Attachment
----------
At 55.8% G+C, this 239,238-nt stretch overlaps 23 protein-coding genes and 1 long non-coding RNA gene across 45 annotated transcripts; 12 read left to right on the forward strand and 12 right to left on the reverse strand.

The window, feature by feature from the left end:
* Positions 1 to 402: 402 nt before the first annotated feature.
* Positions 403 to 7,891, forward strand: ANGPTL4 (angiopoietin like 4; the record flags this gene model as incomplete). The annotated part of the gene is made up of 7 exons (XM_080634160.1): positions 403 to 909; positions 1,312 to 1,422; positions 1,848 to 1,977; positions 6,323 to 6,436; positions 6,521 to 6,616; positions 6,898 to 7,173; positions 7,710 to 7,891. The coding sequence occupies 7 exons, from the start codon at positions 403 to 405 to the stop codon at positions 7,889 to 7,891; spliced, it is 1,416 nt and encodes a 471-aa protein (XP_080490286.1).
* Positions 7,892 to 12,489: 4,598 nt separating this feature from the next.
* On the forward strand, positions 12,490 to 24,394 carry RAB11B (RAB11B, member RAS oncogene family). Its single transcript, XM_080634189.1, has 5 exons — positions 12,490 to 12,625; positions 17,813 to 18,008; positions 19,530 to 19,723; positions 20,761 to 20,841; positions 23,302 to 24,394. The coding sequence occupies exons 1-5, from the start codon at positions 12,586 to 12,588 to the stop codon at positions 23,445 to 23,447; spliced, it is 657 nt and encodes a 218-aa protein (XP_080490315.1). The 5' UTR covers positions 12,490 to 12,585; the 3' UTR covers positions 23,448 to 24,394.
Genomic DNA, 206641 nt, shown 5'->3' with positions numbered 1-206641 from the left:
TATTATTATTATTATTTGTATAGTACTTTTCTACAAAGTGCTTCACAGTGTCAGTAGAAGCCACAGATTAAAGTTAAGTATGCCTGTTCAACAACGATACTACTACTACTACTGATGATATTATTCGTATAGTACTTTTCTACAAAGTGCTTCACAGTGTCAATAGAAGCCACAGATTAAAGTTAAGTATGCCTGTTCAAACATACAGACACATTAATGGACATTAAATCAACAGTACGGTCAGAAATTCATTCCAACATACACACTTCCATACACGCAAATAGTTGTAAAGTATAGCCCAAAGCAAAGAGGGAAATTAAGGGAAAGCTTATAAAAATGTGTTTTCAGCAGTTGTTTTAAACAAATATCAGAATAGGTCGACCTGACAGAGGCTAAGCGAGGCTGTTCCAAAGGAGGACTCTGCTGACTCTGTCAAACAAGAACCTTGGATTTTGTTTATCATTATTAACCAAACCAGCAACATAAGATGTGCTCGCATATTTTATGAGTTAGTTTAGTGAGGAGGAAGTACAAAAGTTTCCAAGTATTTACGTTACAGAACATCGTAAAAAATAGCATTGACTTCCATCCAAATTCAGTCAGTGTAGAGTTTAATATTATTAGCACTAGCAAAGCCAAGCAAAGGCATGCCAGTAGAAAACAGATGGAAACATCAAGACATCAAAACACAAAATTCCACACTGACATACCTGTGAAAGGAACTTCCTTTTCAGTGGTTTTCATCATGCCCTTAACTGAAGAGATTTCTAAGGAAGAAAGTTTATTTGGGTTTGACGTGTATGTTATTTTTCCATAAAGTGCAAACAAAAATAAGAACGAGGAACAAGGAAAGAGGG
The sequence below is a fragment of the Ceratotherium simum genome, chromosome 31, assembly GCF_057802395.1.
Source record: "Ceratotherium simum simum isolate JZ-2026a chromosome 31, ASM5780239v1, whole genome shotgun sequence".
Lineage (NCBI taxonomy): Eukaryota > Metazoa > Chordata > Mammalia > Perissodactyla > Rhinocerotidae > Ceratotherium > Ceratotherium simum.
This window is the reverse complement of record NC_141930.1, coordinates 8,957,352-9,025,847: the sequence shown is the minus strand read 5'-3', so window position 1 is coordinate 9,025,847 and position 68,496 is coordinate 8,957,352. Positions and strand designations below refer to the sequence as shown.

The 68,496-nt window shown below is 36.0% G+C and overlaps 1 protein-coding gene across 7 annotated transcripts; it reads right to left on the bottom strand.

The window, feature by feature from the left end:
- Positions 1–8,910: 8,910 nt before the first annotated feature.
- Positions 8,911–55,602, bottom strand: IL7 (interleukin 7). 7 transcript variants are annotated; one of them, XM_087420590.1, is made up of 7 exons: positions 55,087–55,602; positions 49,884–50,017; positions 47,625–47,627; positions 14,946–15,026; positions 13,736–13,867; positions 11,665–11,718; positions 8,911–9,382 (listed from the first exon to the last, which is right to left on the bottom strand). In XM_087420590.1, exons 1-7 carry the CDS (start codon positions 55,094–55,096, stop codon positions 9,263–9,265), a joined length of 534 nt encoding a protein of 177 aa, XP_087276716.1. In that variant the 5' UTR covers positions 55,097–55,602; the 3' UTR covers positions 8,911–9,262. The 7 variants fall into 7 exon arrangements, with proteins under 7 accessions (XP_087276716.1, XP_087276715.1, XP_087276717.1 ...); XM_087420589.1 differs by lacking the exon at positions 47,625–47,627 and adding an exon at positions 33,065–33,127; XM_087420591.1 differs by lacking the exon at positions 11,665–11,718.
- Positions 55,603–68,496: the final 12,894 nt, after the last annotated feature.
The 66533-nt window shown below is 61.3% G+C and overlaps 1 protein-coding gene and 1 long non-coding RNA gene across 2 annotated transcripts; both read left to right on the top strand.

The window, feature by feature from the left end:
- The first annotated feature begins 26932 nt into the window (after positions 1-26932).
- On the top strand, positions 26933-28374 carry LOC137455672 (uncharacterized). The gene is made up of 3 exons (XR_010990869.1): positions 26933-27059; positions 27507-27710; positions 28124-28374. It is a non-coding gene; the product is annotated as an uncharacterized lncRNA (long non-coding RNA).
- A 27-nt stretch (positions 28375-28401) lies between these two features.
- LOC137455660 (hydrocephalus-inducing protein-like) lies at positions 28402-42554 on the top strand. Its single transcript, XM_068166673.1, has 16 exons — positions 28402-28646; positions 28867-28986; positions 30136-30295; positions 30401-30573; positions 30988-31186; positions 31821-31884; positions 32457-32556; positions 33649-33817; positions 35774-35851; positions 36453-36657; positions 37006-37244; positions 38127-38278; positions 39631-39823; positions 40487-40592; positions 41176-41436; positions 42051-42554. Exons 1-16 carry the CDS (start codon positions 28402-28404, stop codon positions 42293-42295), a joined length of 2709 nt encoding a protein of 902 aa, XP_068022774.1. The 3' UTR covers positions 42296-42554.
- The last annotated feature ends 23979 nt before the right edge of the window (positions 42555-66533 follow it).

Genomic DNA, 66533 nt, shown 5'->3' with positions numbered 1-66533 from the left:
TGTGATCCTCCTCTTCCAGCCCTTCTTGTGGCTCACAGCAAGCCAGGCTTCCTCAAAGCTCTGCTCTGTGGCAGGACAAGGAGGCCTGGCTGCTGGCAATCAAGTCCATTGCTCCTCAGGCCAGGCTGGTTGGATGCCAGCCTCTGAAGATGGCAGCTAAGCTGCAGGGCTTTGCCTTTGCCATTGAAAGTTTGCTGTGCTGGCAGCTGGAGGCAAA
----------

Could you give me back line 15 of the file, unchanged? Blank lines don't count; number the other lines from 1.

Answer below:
- Positions 1–8,910: 8,910 nt before the first annotated feature.